The premise behind AMC’s new dramedy Kevin Can F**k Himself came together a few years ago when the devoted wife in Kevin James’ CBS sitcom Kevin Can Wait was dumped between seasons so that James’ could reunite with his King of Queens co-star Leah Remini. Not only did Erin Hayes unceremoniously lose her job, but her character Donna Gable died offscreen during the summer hiatus and was only mentioned in passing as the family carried on with their lives one joke at a time. The disposable nature of both the actress and character as she related to the titular husband posed the question: What happens when the wife exits the frame? Does the smile drop from her face? Does she curl her fists in rage as she lets out an inaudible scream?
Kevin Can F**k Himself shows us the answer and it isn’t pretty. When Allison McRoberts (Annie Murphy) steps away from her schlubby man-child of a husband Kevin (Eric Petersen), the show pivots to a dank, single-camera depiction of a desperately lonely, isolated woman. The show oscillates between this gritty realism and the type of bright, multi-cam sitcom fare that will feel immediately recognizable to anyone who can pick James, Ray Romano and Jim Belushi out of a lineup.
While it takes a bit to get used to the whiplash of alternating between the two vastly different perspectives, creator Valerie Armstrong and showrunner Craig DiGregorio have crafted two distinct programs that inform each other, but could easily stand alone. The multi-cam scenes present as a fully-fleshed out comedy that would seem perfectly suited to follow, say, The United State of Al, if not for the disorienting plunge into the inner world of Allison, laying bare the tropes we’ve been conditioned to root for.
In Allison’s point of view, the central living room set looks drab and worn. Cockroaches scurry across the floor. The stains on her clothes are visible and the general shabbiness of her universe declares itself loudly. Exhausted from the barrage of put-downs and zingers from Kevin, his loudmouth father and omnipresent neighbors, Allison dreams of a better life. In Worcester, Mass., the dreams are small. Allison thinks a new house in a shiny subdivision bought with the money the couple has been saving for a decade will solve her problems. That is, until Patty, the aforementioned neighbor played by Mary Hollis Inboden, informs her Kevin spent that nestegg on sports memorabilia long ago. Crushed and desperate, Allison devises a plan to murder her husband as the only means of escape.
This morbid fantasy forms the arc of the remaining seven episodes. Playing fast and loose with the show’s censored title, here’s five ways Kevin can you-know-what:
1. Kevin’s Appearance
Ripping on the way someone looks is the stuff of unimaginative high school bullies, but Kevin's costuming choices—even down to the gelled-up, askewed hair—are meant to rouse absolute disdain and tell you everything you need to know about his self-involved personality. The knee-grazing mesh shorts coupled with a rotating array of sports tees and jackets scream after school hangs with the boys, and Petersen imbues Kevin with an impish charm that rots on impact.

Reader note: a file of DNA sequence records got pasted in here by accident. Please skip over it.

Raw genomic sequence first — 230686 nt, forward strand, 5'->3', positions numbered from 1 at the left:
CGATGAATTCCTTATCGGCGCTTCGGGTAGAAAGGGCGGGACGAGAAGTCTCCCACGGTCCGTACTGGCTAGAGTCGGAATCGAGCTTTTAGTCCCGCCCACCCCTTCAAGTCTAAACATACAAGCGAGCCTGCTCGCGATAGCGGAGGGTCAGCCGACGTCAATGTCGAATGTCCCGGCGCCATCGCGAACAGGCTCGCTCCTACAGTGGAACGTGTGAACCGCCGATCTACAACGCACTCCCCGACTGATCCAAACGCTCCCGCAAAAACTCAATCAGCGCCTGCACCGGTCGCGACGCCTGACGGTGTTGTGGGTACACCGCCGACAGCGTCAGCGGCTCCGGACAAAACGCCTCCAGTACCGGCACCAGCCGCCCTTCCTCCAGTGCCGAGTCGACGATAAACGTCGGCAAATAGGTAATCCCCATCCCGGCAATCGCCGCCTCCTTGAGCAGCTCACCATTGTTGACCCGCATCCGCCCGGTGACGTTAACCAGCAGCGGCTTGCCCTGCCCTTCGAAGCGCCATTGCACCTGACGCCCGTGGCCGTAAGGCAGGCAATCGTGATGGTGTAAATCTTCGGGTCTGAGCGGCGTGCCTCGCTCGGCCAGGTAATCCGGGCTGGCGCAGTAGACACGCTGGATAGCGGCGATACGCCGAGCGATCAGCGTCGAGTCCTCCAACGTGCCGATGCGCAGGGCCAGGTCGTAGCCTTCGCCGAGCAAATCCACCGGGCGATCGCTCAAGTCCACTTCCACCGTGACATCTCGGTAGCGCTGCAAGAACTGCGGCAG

2. Kevin’s Choice in Friends
We actually only meet one of Kevin’s friends - his lunkhead neighbor Neil (Alex Bonifer) who enables every dim-witted and insufferable shenanigan that pops into the titular character’s head. He’s always hovering and dropping by unannounced. He also irritatingly follows Kevin’s lead in how he addresses Allison. You’re just the neighbor bro, where do you get off? Even the most obnoxious significant others put on an air of gallantry when someone else disrespects their wife.
3. Pitting The Women Against Each Other
Patty is the only character in Allison’s circle who dips in and out of sitcom-land. When she’s under the bright lights, the hairdresser feeds into the boys’ mistreatment of Allison. This disdain carries over into the bleak surroundings the women share, until Allison confronts her about her two-faced nature. It’s obvious Patty loathes Kevin and her brother, so why is she so eager to join in the thinly-veiled nastiness? Feeling left out is a grave motivator. Allison slowly chips away at the hold Kevin has over Patty—although he may not live to regret it.
4. How Did Kevin Nab Allison?
So far we haven’t been clued in as to how Allison fell for Kevin in the first place. Surely, he wasn’t able to hide his self-centered ineptness during their courtship. From the bits of backstory Allison allows the audience to know, she was fairly popular and ebullient in high school and destined for a path more fulfilling than sitting stone-faced behind the counter at a liquor store and cleaning up after her husband’s hair-brained schemes. How did Kevin break her spirit and strip her shimmer away?
5. Ruining Other Sitcom Husbands
After spending time in Allison’s grim, tepidly-lit world, devoting a half-hour of TV time to men who use their wives as punchlines makes us wince. (Thanks. Thanks a lot). Tuning into silly sitcoms to help us drift off to sleep is now tainted. Are we supposed to just lay in bed in silence, staring up at the ceiling and hoping to nod off without the comfort of mindless entertainment? Maybe that’s the point - to stop allowing the Dougs of the fictional world to thrive in unequal partnerships at the expense of their Carrie’s sanity and autonomy. Unlike this Kevin, we would never want to kill comedy, but maybe we should stop normalizing laughter at someone else’s expense, even subconsciously.
Kevin Can F**K Himself airs Sunday nights on AMC and is available on demand.